Politicians of both communities have created the belief that federalism is separation

The Tamils of North and East of Sri Lanka do not consider themselves as minorities. They consider themselves as the majority in the North Eastern Province for more than 2000 years.

Many Sinhalese identify the Tamils of North and East with the recent Tamil immigrants from South India during British times.

Therefore I would say proper understanding of who we, viz. the Sinhalese and the Tamils, are and our history and reference to our roots and appreciation of same would go a long way in creating the ideal ambience for reconciliation.

Chief Minister Wigneswarn’s address on 6th August at 12.30 pm at the District Secretariat, Jaffna:

Hon’Co – Chairman Mavai Senathirajah, Hon’ Members of Parliament from Great Britain, Members of Westminster Foundation for Democracy, Hon’Members of Parliament, Hon’ Members of the Northern Provincial Council, Mr. Vethanayahan, District Secretary, Jaffna, High officials of the Centre and the Periphery, my dear brothers and sisters,

While welcoming the Hon’Members of Parliament from Britain heartily let me register our appreciation of the Westminster Foundation for Democracy for arranging this important meeting.

We need to share the experiences of others when we are ourselves involved in Reconciliation and Reconstruction. Reconciliation is mind oriented while Reconstruction is physical.

Hence it is necessary for those who are earnest in bringing about Reconciliation in Sri Lanka to appreciate the part that “perceptions” play in our activities. Even our friends from Great Britain may not be quite aware of our perceptions. The majority community and others have their own perceptions with regard to themselves and others. We have ours.

Let me state them for clarity.

Firstly let me state the perceptions of the Tamils of North and East in Sri Lanka. The Tamils of North and East of Sri Lanka do not consider themselves as minorities. They consider themselves as the majority in the North Eastern Province for more than 2000 years. It is in the last 100 years that intrusions and incursions have been made into the terrain of the Tamil speaking by people from elsewhere.

The people of the North and East were Hindus from pre Buddhist times but some of them took to Buddhism a few centuries after Christ but rejected Buddhism and went back to Hinduism later. Though Buddhism was rejected by the Hindu Tamils, Buddhist places of worship were left in tact unharmed. Those who were Buddhists in the North and East were Tamil Buddhists. There were no Sinhala Buddhists at that time. In fact the Sinhala Language came into being only in the 6th century A.D.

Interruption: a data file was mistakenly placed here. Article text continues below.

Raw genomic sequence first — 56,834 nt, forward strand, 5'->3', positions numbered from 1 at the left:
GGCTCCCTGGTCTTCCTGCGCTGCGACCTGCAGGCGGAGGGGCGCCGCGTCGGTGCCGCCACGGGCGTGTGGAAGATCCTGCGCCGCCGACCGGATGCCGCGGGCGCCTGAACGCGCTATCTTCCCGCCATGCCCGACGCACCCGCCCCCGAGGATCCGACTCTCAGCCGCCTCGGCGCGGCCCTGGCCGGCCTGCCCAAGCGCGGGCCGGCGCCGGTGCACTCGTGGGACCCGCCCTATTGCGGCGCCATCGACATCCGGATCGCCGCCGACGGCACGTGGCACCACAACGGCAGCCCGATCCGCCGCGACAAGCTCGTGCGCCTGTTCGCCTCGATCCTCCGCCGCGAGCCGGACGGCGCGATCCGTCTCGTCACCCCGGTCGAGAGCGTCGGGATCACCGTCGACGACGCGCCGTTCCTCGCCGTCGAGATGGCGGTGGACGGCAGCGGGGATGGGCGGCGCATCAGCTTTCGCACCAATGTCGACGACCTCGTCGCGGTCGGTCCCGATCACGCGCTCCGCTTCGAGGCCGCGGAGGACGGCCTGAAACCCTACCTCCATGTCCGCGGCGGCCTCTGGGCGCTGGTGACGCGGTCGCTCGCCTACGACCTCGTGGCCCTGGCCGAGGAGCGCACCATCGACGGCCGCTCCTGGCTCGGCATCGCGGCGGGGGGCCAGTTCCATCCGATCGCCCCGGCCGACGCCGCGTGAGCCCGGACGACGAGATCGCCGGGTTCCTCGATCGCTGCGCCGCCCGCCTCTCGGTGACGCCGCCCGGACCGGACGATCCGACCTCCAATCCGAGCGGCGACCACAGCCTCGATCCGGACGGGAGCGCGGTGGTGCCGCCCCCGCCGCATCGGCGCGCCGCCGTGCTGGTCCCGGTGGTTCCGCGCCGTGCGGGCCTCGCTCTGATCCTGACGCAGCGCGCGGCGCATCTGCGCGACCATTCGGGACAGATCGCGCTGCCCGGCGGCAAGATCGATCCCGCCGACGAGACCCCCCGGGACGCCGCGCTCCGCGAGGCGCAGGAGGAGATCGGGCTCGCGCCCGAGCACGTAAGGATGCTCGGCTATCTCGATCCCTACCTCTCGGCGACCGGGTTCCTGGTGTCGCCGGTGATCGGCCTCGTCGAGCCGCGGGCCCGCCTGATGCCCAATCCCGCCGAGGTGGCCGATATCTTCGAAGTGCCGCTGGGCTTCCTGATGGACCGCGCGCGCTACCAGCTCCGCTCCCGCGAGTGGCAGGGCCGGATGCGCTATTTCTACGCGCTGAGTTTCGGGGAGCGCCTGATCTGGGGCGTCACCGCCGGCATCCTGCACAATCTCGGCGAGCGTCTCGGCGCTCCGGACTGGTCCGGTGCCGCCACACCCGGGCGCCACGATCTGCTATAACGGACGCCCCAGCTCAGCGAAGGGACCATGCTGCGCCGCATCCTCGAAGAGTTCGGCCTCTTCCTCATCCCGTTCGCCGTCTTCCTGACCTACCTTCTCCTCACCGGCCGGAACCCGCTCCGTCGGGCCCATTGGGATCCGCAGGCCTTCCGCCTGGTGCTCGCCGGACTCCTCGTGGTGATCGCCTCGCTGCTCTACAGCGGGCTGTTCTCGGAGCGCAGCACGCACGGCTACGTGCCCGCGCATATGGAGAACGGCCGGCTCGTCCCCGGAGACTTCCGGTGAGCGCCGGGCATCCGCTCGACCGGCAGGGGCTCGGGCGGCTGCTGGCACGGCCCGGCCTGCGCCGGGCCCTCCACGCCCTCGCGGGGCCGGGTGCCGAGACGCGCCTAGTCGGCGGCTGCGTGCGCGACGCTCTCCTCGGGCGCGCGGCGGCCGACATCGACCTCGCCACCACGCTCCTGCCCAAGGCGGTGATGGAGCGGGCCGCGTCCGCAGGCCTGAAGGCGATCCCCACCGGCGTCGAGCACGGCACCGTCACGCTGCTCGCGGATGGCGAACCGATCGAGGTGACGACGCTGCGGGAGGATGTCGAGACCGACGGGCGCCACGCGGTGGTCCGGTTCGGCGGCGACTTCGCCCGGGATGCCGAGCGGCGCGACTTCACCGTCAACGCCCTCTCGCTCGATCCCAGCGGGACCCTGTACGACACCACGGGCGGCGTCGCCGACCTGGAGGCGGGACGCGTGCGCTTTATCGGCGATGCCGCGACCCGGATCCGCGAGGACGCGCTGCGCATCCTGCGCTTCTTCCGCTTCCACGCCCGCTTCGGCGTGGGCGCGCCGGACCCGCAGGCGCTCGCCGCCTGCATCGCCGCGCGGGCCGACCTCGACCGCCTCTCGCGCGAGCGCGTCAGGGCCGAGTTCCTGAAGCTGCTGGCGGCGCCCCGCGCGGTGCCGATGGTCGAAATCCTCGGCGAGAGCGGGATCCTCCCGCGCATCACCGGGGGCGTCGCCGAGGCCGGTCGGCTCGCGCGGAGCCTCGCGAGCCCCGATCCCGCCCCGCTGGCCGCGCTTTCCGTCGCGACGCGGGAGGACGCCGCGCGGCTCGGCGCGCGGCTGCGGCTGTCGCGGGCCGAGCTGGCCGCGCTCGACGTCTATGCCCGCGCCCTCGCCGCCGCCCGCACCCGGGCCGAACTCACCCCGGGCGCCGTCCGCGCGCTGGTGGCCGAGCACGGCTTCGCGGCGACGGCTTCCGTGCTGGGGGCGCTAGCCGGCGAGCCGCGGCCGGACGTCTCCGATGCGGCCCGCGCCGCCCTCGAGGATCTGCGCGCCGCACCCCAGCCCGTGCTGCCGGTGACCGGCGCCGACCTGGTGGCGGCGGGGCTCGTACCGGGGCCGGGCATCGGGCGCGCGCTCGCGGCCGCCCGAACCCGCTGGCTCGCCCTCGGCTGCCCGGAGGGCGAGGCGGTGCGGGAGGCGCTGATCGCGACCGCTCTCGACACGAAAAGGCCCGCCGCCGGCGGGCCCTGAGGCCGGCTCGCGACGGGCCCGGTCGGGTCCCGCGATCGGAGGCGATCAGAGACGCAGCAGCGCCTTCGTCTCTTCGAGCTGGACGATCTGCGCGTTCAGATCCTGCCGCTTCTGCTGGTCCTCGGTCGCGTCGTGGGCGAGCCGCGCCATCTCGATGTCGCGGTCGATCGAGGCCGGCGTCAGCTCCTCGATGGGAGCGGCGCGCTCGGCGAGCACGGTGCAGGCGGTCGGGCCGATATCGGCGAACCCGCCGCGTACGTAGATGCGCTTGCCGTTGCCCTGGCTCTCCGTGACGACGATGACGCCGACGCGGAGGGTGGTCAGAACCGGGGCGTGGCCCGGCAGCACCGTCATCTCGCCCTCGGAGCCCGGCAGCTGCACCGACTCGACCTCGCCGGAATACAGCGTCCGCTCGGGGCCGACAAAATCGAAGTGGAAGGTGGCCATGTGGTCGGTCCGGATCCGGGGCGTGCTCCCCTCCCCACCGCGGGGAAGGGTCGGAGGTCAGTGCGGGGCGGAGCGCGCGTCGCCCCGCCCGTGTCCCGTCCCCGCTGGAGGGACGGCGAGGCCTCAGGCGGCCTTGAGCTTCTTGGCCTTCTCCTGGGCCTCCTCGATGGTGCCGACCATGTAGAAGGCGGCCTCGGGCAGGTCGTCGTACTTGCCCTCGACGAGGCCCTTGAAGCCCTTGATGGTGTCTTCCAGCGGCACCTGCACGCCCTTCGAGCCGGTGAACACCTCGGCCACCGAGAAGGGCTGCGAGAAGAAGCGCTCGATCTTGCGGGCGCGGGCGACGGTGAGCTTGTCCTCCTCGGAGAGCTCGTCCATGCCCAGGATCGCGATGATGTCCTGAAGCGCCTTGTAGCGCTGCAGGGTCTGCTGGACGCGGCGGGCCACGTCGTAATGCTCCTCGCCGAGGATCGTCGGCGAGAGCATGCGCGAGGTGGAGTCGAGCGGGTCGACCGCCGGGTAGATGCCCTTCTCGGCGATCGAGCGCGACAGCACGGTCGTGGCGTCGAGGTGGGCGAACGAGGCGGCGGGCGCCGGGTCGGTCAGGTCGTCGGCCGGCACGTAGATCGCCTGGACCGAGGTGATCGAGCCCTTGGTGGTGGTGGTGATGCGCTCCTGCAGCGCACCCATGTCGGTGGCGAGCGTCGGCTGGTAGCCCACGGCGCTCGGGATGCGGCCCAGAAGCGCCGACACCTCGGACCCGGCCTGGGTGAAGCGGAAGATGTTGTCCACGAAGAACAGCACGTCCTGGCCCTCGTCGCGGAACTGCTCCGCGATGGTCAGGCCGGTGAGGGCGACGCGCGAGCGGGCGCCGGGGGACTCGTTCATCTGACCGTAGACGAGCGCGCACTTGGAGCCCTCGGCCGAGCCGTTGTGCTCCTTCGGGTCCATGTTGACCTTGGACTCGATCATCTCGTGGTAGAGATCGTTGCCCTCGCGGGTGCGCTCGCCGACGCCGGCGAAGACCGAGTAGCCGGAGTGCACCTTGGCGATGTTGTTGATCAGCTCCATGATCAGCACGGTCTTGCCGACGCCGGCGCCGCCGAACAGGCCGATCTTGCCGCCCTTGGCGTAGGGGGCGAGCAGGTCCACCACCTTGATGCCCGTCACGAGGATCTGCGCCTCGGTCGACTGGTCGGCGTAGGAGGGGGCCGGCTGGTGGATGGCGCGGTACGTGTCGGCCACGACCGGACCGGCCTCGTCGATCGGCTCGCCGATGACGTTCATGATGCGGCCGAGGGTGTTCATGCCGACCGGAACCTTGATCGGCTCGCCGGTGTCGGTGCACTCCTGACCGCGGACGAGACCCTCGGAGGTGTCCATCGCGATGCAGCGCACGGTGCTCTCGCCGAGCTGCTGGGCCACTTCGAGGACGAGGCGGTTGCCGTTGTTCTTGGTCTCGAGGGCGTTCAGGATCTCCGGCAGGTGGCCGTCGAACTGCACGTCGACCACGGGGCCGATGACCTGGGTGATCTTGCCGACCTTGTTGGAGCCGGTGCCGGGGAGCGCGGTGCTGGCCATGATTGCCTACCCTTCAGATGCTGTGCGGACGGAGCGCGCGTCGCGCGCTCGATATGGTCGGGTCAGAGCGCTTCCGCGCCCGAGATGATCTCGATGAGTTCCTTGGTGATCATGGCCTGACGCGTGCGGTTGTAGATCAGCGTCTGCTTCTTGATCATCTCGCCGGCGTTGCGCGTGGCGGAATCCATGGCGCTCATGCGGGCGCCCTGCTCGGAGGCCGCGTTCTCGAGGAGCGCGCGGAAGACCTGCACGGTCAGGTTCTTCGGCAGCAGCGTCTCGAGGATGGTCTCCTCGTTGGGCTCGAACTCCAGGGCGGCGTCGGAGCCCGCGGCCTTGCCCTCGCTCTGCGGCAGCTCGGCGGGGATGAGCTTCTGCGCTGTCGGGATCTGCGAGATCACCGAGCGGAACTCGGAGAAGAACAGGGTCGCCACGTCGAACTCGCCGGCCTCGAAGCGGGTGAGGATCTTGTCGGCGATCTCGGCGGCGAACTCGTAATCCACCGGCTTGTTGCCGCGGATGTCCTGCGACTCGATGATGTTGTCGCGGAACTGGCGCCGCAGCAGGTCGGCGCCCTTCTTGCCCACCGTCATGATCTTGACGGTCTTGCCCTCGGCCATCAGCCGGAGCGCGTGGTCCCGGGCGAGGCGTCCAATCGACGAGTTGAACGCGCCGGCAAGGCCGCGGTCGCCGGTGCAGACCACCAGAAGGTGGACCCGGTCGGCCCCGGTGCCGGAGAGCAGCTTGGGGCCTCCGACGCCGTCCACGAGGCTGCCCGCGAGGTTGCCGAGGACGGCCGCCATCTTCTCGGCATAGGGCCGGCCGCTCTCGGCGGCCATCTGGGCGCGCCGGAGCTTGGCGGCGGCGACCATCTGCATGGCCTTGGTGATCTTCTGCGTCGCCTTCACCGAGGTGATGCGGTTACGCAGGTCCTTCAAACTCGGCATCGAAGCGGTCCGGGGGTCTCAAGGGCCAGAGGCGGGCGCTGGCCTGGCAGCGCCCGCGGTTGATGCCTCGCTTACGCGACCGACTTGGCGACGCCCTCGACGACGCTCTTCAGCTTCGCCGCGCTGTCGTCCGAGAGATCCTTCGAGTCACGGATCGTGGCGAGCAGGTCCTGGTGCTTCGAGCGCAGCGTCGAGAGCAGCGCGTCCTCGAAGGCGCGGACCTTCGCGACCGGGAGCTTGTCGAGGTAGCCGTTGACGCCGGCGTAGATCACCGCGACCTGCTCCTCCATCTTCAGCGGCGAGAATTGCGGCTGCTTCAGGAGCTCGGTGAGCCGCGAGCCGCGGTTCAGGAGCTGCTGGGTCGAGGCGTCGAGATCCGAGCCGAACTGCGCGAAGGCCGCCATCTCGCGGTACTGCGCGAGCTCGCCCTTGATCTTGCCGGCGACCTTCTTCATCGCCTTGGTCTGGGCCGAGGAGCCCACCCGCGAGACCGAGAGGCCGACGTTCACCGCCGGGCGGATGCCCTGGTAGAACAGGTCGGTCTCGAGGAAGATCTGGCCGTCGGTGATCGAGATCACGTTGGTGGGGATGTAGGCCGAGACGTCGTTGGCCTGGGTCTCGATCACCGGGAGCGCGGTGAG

Next the Tamils of the North and East opt for a Federal Constitution to preserve their language, religions as well as their culture, tradition and terrain. They seek internal right of self -determination on the basis of their individuality preserved for centuries.

They seek the merger of North and East since the Tamil speaking people must preserve their identity and individuality .

The perceptions of the Sinhalese too should be understood.

Many Sinhalese identify the Tamils of North and East with the recent Tamil immigrants from South India during British times during the past 200 years or so. They forget that the Tamils of the North and East occupied our Island even before the birth of Buddha. There had been waves of immigrants from India who added to the indigenous Tamil populations.

The Sinhalese are allergic to the term federalism since the politicians of both communities have created the belief that federalism is separation or federalism leads to separation. Both ideas are incorrect. Federalism joins together disparate entities of people. This perception of the Sinhalese that Federalism is separation and/ or leads to separation has stood in the way of reconciliation.

The Sinhalese have another wrong perception that Sri Lanka is the land of the Sinhalese. Long before the Sinhalese language was born out of Pali, Tamil and indigenous dialects, the Tamil Dravidians have been occupying this land for centuries. Lots of our Tamil leaders would shudder to say these truths for fear they would hurt the feelings of the Sinhalese. By not informing the truth we are consolidating the wrong perceptions fed into the Sinhalese mind.

Therefore I would say proper understanding of who we, viz. the Sinhalese and the Tamils, are and our history and reference to our roots and appreciation of same would go a long way in creating the ideal ambience for reconciliation.

It is not with a sense of egoistic pride that we speak about the Tamils. We refer to the actual history of the Tamils so that the Sinhalese would shed their wrong perceptions and begin to appreciate the Tamils.

Let me conclude by saying that while we delve deep into the Reconciliatory process, we should be conscious of the role played by our perceptions.

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